The 2.2 release (from September 2012) of MongoDB has several substantial updates, including an aggregation framework (which provides a simpler way to write and execute queries), concurrency improvements (which include the ability to take locks at more granular levels than that of the entire database), an updated C# driver and more. You can think of the new aggregation capability as a simpler way to create Map/Reduce jobs. Many new operators, shown in Figure 5, support this capability.
igure 5 Aggregation operators added to MongoDB 2.2
As of release 2.2, MongoDB also includes a new monitoring service called MMS (for MongoDB Monitoring Service). This service is a cloud-hosted dashboard service that shows you the status of your MongoDB cluster. New monitoring commands include db.currentOp and db.serverStatus.
In addition, MongoDB 2.2 supports tag-aware sharding, which allows for more finely grained control over sharding configurations, such as the ability to geo-tag particular shards hosted in cloud data centers. This release also introduces TTL (time-to-live) collections. These collections can be expired after a configurable time value. For more details about the improvements in the MongoDB 2.2 release, visit mongodb.org/display/DOCS/v2.2.
Before considering how to implement MongoDB on Windows Azure, let’s look at applicable Windows Azure cloud services for cloud-based scenarios. When implementing MongoDB on the Microsoft cloud, you can consider a couple types of Windows Azure service architectures and products for your deployment. Let’s first review the relevant services.
Windows Azure VMs are the Microsoft Infrastructure as a Service (IaaS) offering. Similar to the Amazon Elastic Compute Cloud (EC2), Windows Azure VMs give you access to elastic, on-demand virtual servers. You can use preconfigured VMs with either Windows or Linux, configure the VMs based on your own preferences or the specific needs of your application, or build and deploy VMs from scratch. You manage the VMs yourself, including scaling, installing security patches, and ongoing performance monitoring and management. Windows Azure VMs also give you some control over their environments. (This VM service is currently in preview (beta) for Windows Azure.)
After you install MongoDB on a Windows Azure VM, you can develop MongoDB applications in any language MongoDB supports. Supported languages include .NET languages, Java, Node.js, PHP and more. You can deploy developed MongoDB applications to any location, including public clouds such as Windows Azure or Amazon Web Services (AWS), and on any private cloud.
Windows Azure worker roles are the Microsoft Platform as a Service (PaaS) offering. Worker roles provide prebuilt, preconfigured instances of computing power. In contrast to Windows Azure VMs, you don’t have to configure or manage Windows Azure worker roles. Windows Azure handles the deployment details—from provisioning and load balancing to health monitoring for continuous availability. Using worker roles can help developers who prefer not to manage their applications at the infrastructure level. The level of control that users have over their environments is restricted. Windows Azure Web roles are also part of the Microsoft PaaS offering. They are used to host applications such as Web sites. Another consideration when using Windows Azure Cloud Services includes the ability to use fault and upgrade domains, which I talk more about in the next section.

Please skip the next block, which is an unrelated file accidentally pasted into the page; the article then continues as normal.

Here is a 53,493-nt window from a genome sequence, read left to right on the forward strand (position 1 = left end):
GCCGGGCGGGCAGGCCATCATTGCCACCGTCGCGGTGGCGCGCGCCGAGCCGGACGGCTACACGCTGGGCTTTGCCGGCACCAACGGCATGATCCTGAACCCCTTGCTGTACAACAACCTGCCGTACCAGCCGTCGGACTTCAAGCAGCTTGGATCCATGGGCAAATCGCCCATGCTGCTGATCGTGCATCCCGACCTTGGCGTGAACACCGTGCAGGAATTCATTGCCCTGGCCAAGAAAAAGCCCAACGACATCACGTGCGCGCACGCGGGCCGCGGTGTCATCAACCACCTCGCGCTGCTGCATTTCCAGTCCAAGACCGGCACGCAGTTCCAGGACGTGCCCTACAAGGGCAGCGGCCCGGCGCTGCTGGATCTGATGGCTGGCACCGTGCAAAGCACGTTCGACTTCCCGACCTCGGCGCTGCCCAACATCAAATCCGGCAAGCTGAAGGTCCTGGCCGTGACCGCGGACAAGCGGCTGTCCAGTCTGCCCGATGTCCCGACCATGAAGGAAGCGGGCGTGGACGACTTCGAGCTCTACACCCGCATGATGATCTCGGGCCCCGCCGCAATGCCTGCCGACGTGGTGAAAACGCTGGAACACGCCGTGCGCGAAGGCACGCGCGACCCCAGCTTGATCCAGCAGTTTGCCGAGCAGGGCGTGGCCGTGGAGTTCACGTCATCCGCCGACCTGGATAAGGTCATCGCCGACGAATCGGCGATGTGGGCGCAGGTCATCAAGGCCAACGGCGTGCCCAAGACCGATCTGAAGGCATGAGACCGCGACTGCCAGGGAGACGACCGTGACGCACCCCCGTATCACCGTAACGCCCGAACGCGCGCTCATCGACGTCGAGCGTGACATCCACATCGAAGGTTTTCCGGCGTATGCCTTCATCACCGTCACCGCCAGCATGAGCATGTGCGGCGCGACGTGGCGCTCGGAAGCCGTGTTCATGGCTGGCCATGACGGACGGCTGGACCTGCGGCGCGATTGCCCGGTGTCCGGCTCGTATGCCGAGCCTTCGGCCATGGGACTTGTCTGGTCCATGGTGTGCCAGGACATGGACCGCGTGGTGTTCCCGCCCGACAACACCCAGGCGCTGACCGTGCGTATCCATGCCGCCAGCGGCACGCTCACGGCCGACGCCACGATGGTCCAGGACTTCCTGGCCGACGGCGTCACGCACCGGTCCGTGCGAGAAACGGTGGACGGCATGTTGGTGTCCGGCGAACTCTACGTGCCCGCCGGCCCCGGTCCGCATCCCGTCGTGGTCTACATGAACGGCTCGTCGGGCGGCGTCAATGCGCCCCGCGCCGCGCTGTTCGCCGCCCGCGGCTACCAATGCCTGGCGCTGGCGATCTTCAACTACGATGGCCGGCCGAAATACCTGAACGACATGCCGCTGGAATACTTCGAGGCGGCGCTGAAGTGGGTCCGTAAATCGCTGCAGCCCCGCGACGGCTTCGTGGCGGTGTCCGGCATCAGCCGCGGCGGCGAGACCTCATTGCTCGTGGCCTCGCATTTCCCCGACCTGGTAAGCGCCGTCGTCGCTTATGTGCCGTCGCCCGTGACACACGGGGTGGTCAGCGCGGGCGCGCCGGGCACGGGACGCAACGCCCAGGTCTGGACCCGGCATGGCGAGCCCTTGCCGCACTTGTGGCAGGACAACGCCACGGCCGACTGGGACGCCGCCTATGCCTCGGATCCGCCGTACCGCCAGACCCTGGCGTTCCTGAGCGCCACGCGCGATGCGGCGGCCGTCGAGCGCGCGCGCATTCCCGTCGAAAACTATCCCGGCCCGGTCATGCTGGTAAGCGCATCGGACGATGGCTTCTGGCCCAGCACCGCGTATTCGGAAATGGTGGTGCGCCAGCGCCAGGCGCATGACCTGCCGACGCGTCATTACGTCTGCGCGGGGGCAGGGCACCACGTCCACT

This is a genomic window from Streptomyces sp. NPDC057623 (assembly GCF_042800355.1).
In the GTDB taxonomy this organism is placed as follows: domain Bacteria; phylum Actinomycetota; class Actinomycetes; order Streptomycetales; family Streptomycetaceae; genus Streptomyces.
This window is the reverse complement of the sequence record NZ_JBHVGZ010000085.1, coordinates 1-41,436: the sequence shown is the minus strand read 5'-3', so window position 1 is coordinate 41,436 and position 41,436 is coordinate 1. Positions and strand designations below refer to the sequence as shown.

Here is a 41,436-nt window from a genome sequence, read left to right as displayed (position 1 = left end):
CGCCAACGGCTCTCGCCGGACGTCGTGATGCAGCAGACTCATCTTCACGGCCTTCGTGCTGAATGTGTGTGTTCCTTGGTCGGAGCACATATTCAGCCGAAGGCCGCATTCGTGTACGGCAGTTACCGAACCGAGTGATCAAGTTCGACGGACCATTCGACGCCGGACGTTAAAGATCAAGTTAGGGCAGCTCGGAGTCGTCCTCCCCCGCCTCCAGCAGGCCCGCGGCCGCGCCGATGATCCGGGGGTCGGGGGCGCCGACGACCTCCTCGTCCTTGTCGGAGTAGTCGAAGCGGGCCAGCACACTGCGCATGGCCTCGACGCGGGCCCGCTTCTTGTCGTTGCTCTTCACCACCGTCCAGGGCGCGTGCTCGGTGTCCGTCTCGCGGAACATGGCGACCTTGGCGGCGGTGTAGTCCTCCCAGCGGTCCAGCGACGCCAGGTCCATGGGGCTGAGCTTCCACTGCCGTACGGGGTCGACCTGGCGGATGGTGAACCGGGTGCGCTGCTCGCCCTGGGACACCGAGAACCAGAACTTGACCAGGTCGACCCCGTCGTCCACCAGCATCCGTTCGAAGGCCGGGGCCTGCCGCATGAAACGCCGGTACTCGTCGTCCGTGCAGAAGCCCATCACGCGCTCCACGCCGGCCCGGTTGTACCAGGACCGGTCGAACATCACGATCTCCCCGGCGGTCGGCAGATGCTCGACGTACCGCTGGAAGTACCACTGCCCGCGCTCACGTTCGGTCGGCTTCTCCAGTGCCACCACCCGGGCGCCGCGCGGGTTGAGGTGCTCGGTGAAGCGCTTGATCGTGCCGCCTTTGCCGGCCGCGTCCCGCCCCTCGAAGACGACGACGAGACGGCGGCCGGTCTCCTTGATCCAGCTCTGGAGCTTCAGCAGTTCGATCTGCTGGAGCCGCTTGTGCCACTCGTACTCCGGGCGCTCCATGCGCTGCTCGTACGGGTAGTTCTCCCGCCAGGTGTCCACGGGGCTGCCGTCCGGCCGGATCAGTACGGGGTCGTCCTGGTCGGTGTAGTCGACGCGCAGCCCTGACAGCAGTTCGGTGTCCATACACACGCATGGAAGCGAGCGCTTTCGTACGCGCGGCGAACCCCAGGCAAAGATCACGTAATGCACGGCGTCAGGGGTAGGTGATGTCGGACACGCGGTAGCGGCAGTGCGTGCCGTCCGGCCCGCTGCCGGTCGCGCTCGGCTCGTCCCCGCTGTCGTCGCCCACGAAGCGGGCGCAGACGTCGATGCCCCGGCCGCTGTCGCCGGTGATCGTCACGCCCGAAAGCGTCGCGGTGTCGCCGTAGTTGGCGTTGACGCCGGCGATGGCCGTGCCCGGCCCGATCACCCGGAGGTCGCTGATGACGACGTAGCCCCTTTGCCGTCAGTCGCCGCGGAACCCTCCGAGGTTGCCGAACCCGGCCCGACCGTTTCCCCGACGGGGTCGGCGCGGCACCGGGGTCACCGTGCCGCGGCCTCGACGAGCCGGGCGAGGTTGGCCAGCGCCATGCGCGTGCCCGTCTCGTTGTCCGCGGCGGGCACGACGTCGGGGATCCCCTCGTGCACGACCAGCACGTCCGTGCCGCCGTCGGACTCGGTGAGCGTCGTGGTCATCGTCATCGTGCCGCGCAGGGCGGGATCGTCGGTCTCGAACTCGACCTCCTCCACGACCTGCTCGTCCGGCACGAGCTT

Windows Azure storage containers are one of several data storage choices in the Windows Azure suite. They are inexpensive and easy to use for both application data storage and data backups. Windows Azure storage scales automatically and without user involvement. The container limits are 100 TB per storage account, 1 MB per entity and 255 properties per entity.
The Windows Azure services mentioned in this article are just a subset of all possible Windows Azure services. I have only included services of interest for core MongoDB deployments. You might want to use additional cloud services, such as Windows Azure Media Services, in your particular application architecture.
Given that MongoDB runs on either Windows Azure VMs (IaaS) or Windows Azure worker roles and storage containers (PaaS), you need to consider the different capabilities and implementation details of each type of service in determining which product makes the most sense for your application.
After requesting (and being granted) access to the preview functionality for Windows Azure VMs, you can install MongoDB on your particular Windows Azure instances. Alternatively, you can use the recently released MongoDB Installer for Windows Azure to set up a MongoDB replica set quickly and easily on Windows Azure VMs. This tool is available for download at mongodb.org/display/DOCS/MongoDB+on+Azure+VM+–+Windows+Installer.
This installer is built on top of Windows PowerShell and the Windows Azure command line tool. It contains a number of deployment scripts, as shown in Figure 7. The tool is designed to help you get either single node or multinode MongoDB configurations up and running quickly on Windows Azure.